Noting that drop and the doubling of diversified crops, Hunter Heaivilin, a member of the Sierra Club’s Oahu executive committee, said: “We support expanding food production locally, but in determining where state efforts should be directed, it is important to consider market and land use trends.”
He said the state should be careful to avoid focusing primarily on large-scale operations in attempts to “move the needle” on growing our own food production, whether that’s farming or ranching. Such focus, Heaivilin said, “ignores the contributions of numerous small and mid-size producers entering and already in the marketplace.”
The Hawaii Farm Bureau contends all forms of agriculture should be tapped for growth. But progress will be slow-going unless the Legislature bumps up ag funding, which now adds up to less than 1 percent of the state’s budget, said the bureau’s president, Randy Cabral.
“We need more investments in water infrastructure, drought mitigation, disease and pest research, marketing, transportation and strategies for dealing with labor shortages,” Cabral said. “It is easy to say what needs to be done. Placing agriculture as a priority … will require serious commitment. Infrastructure and capacity-building are critical along with a pragmatic position about advancement of agriculture.”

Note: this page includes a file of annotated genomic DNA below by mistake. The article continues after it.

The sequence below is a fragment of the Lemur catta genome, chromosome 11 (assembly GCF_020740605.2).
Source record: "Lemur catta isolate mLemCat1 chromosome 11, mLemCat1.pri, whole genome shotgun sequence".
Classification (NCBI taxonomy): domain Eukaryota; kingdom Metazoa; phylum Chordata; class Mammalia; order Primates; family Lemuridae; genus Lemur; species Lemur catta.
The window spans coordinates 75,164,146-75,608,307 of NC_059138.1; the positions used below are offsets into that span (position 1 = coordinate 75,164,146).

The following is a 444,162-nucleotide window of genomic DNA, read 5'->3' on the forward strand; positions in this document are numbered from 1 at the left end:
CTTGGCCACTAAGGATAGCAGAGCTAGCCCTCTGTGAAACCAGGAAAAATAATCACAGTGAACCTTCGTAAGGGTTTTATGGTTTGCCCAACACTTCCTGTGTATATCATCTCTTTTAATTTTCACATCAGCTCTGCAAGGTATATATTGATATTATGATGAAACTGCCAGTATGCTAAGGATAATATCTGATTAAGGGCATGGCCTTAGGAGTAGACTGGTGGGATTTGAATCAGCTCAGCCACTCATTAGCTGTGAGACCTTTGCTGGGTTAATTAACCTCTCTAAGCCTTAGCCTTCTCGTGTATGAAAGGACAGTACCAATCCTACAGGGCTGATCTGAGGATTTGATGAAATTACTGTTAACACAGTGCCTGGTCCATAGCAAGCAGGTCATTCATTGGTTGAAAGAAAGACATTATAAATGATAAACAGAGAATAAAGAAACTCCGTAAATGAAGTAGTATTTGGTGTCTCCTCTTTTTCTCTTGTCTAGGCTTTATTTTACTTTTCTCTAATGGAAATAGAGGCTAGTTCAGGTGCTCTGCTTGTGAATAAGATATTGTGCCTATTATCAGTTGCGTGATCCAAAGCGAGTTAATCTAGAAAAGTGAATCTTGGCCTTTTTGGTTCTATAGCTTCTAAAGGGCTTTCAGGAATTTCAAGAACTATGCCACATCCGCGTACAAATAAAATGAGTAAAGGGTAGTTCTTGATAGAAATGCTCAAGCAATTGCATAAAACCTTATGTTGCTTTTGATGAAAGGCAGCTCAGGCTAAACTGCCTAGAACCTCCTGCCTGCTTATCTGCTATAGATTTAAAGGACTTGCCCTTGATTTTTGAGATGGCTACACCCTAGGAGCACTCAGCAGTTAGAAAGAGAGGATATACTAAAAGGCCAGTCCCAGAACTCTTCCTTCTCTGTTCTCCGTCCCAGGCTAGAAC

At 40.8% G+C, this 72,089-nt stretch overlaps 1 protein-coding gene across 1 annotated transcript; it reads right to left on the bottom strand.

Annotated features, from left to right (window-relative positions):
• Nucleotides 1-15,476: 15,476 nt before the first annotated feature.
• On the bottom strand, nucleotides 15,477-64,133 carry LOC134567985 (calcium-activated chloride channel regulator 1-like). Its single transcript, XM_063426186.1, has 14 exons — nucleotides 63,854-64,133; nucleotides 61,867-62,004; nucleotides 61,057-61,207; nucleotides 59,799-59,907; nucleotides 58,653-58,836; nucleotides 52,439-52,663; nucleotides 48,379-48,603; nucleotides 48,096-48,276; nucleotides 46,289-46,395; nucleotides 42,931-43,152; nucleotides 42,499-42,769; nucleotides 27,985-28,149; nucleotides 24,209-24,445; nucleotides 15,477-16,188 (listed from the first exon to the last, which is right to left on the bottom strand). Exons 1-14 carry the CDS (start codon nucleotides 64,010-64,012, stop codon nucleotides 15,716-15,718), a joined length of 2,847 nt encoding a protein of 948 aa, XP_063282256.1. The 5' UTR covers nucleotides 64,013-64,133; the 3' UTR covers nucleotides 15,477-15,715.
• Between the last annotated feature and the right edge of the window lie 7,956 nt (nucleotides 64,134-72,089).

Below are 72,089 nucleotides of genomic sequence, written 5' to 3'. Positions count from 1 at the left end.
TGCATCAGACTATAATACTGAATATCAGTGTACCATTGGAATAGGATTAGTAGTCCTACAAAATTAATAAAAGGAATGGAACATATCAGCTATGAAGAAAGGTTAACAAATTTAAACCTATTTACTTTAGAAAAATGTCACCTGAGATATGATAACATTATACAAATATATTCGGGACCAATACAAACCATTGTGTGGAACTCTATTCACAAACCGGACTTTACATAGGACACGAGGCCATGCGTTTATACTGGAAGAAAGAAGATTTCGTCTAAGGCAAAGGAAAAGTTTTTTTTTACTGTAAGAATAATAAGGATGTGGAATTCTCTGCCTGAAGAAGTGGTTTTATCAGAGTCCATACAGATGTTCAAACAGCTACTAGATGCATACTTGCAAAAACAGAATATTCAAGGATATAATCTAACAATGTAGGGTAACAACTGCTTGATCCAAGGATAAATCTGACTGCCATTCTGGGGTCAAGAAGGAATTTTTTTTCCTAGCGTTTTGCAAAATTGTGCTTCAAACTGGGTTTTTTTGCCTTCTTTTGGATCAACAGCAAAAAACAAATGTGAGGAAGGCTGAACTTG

When asked to respond to a counter-argument that any subsidy of commercial agriculturalists should come from the private sector rather than taxpayers, Cabral said, “As a business, farming and ranching have risks like every other business. However, unlike most other businesses, we have to deal with bad weather, drought, pests and diseases.”
He continued, “We subsidize the tourism industry. We subsidize our film industry. Investments in agriculture is an investment in the very core business of a society. … Even as we live in a global economy, natural disasters and pestilence can isolate us easily as an island state. At that time, it will be too late to regrow agriculture. All other industries have the capacity to thrive with a strong agriculture base. Agriculture will not automatically thrive due to a strong film industry.”
Growing new farmers
Another local food hurdle: growing a new generation of agriculturalists. The average age of a farmer in Hawaii is 60, according to federal data.